"If ye through the Spirit do mortify the deeds of the body, ye shall live" (Rom. ).
AND NOT OTHERWISE. Do we even know what it means? We shall find out some day if we don't. Some day it will be burned into our minds to the exclusion of every thought. Thousands are already standing silently at the Bar, waiting for the number to be made complete. Many of them we have known intimately. Soon we shall join them. Let us ponder it well.
Having a smattering of the "First Principles" and being, as the phrase is, "in the Truth," is no stopping point or guarantee. Can any be so self-deceived? Do any feel that in doing this we have done all that is necessary and can wait in assurance for the final divine approval, in the meantime busying ourselves with such transient things as attract our attention? Is it that easy?
We have set our hand to a lifelong work, and have promised to put it foremost. The baptismal examination is just to see if we understand the promise we are making and the responsibility that we are solemnly taking upon ourselves.
The transformation from the course of death to the course of life is a long and painful process, requiring constant fortification. We promise, at baptism, to adopt an entirely new course of life, based on revolutionary principles. We promise to put away forever the motive of pleasing ourselves and adopt the motive of pleasing God alone. We promise to apply this to every action, knowing that the only way to become godlike, and finally immortal, is to minutely and consistently follow a God-directed course of action which gradually puts the flesh to death.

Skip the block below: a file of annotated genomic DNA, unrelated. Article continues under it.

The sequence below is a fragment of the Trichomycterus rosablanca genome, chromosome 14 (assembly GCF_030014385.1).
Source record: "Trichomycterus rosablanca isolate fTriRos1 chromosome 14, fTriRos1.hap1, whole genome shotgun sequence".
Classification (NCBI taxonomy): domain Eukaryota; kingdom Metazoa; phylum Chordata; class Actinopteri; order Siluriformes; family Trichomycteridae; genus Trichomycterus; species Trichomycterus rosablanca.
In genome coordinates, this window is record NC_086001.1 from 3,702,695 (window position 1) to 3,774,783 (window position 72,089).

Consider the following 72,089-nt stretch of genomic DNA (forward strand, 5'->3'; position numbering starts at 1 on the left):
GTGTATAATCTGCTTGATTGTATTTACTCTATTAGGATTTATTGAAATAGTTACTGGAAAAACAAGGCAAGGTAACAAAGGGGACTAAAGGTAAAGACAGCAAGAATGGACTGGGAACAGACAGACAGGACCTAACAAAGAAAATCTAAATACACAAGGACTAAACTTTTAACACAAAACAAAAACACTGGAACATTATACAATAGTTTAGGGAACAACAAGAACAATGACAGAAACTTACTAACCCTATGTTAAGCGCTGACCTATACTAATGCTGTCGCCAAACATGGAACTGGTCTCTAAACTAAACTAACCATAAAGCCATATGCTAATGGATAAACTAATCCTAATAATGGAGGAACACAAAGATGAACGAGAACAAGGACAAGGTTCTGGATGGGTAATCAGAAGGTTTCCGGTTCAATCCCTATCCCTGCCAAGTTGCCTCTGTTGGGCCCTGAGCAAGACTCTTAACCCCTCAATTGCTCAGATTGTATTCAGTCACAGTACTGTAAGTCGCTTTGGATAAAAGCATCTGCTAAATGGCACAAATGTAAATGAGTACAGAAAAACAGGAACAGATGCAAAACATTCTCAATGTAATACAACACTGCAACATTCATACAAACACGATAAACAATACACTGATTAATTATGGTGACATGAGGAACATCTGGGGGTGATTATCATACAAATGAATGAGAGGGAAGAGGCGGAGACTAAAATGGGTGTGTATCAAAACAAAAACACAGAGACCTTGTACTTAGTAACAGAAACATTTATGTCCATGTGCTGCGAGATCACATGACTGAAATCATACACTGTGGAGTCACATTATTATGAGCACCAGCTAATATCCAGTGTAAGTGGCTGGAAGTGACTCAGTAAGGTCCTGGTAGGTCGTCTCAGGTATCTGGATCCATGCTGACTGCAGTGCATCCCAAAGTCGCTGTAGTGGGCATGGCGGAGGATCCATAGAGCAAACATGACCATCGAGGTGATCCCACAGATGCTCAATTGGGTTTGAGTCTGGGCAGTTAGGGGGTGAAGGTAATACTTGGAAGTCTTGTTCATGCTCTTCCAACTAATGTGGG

This applies to every action and decision, particularly the everyday ones, for it is the small, hard-to-control reactions and emotions that hold the balance of power, for good or ill. The smaller an action is, the more fundamental it is and the more it reveals character. It is much easier to key ourselves up for the big things than to be consistently true in the little ones.
This requires a continuous absorption of incentive and direction and power from the Spirit of God, through His recorded Word. This is the whole secret. Success or failure depends directly upon it. If we put ourselves, by constant study and reflection, in permanent contact with godliness, we shall be gradually transformed by it. If we don't, then it won't happen. Everything is the result of cause and effect—
"As a man soweth, so shall he reap."